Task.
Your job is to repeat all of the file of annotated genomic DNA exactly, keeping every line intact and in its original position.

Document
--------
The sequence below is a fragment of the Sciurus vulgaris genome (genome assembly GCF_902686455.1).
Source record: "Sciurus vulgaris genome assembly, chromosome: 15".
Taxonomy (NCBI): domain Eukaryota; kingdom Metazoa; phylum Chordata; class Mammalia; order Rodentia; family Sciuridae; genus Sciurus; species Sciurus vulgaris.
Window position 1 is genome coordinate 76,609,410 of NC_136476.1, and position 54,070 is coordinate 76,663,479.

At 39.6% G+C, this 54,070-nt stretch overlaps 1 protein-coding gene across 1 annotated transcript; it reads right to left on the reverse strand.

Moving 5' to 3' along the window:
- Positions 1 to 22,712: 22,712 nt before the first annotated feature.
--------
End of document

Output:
The sequence below is a fragment of the Sciurus vulgaris genome (genome assembly GCF_902686455.1).
Source record: "Sciurus vulgaris genome assembly, chromosome: 15".
Taxonomy (NCBI): domain Eukaryota; kingdom Metazoa; phylum Chordata; class Mammalia; order Rodentia; family Sciuridae; genus Sciurus; species Sciurus vulgaris.
Window position 1 is genome coordinate 76,609,410 of NC_136476.1, and position 54,070 is coordinate 76,663,479.

At 39.6% G+C, this 54,070-nt stretch overlaps 1 protein-coding gene across 1 annotated transcript; it reads right to left on the reverse strand.

Moving 5' to 3' along the window:
- Positions 1 to 22,712: 22,712 nt before the first annotated feature.